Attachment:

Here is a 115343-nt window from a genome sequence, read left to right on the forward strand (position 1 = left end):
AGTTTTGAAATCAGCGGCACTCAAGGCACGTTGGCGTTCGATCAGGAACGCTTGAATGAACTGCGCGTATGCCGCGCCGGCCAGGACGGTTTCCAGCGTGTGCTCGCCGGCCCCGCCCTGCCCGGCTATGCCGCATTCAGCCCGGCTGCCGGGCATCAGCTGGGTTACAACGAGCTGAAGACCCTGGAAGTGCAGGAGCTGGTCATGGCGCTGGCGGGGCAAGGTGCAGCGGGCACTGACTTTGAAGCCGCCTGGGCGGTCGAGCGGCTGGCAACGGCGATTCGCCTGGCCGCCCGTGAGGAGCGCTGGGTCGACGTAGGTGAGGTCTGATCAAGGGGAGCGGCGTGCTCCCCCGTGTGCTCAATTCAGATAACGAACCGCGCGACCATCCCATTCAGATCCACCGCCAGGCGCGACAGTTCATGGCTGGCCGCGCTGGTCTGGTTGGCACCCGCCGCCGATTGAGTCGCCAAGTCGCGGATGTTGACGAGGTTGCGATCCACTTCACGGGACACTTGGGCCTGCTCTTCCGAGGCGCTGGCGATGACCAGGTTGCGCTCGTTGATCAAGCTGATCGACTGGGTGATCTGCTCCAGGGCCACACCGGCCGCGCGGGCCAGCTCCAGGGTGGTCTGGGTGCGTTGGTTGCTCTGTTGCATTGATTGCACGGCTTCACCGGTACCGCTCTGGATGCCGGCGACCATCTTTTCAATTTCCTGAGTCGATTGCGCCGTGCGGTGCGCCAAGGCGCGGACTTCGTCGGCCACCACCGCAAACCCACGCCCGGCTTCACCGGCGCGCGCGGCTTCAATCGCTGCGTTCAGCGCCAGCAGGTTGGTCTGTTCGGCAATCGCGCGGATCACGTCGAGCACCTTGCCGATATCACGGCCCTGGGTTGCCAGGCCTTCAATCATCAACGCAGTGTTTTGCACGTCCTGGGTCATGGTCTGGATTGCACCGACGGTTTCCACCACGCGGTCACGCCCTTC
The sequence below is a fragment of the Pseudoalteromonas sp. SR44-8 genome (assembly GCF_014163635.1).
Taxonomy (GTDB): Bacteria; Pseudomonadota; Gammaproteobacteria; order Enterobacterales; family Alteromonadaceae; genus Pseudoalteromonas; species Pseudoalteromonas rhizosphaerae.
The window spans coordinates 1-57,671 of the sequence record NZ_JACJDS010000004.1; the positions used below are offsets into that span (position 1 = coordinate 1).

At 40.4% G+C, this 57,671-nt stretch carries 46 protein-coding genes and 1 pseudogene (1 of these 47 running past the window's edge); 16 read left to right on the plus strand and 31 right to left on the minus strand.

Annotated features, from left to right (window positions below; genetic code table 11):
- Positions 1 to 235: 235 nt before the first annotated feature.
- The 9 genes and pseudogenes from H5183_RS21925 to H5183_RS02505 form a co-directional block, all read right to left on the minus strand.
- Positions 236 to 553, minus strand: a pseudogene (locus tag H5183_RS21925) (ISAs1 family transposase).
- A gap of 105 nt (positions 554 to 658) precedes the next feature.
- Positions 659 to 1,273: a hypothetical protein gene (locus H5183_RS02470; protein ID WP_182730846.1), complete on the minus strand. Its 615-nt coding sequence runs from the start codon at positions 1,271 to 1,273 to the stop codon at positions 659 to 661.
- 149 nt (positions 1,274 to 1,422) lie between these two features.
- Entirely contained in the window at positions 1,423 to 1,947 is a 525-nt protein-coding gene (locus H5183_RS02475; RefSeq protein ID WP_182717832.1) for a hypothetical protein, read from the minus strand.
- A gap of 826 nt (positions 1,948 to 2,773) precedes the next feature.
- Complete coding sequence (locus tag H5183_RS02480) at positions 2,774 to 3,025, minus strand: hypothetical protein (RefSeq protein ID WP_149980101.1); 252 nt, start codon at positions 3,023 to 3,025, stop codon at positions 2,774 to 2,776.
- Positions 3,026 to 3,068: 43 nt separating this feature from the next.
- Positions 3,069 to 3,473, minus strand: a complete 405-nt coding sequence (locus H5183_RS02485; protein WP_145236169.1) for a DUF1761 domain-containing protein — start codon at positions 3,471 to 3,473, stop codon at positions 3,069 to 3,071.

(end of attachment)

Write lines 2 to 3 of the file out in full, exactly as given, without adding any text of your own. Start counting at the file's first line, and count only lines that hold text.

AGTTTTGAAATCAGCGGCACTCAAGGCACGTTGGCGTTCGATCAGGAACGCTTGAATGAACTGCGCGTATGCCGCGCCGGCCAGGACGGTTTCCAGCGTGTGCTCGCCGGCCCCGCCCTGCCCGGCTATGCCGCATTCAGCCCGGCTGCCGGGCATCAGCTGGGTTACAACGAGCTGAAGACCCTGGAAGTGCAGGAGCTGGTCATGGCGCTGGCGGGGCAAGGTGCAGCGGGCACTGACTTTGAAGCCGCCTGGGCGGTCGAGCGGCTGGCAACGGCGATTCGCCTGGCCGCCCGTGAGGAGCGCTGGGTCGACGTAGGTGAGGTCTGATCAAGGGGAGCGGCGTGCTCCCCCGTGTGCTCAATTCAGATAACGAACCGCGCGACCATCCCATTCAGATCCACCGCCAGGCGCGACAGTTCATGGCTGGCCGCGCTGGTCTGGTTGGCACCCGCCGCCGATTGAGTCGCCAAGTCGCGGATGTTGACGAGGTTGCGATCCACTTCACGGGACACTTGGGCCTGCTCTTCCGAGGCGCTGGCGATGACCAGGTTGCGCTCGTTGATCAAGCTGATCGACTGGGTGATCTGCTCCAGGGCCACACCGGCCGCGCGGGCCAGCTCCAGGGTGGTCTGGGTGCGTTGGTTGCTCTGTTGCATTGATTGCACGGCTTCACCGGTACCGCTCTGGATGCCGGCGACCATCTTTTCAATTTCCTGAGTCGATTGCGCCGTGCGGTGCGCCAAGGCGCGGACTTCGTCGGCCACCACCGCAAACCCACGCCCGGCTTCACCGGCGCGCGCGGCTTCAATCGCTGCGTTCAGCGCCAGCAGGTTGGTCTGTTCGGCAATCGCGCGGATCACGTCGAGCACCTTGCCGATATCACGGCCCTGGGTTGCCAGGCCTTCAATCATCAACGCAGTGTTTTGCACGTCCTGGGTCATGGTCTGGATTGCACCGACGGTTTCCACCACGCGGTCACGCCCTTC
The sequence below is a fragment of the Pseudoalteromonas sp. SR44-8 genome (assembly GCF_014163635.1).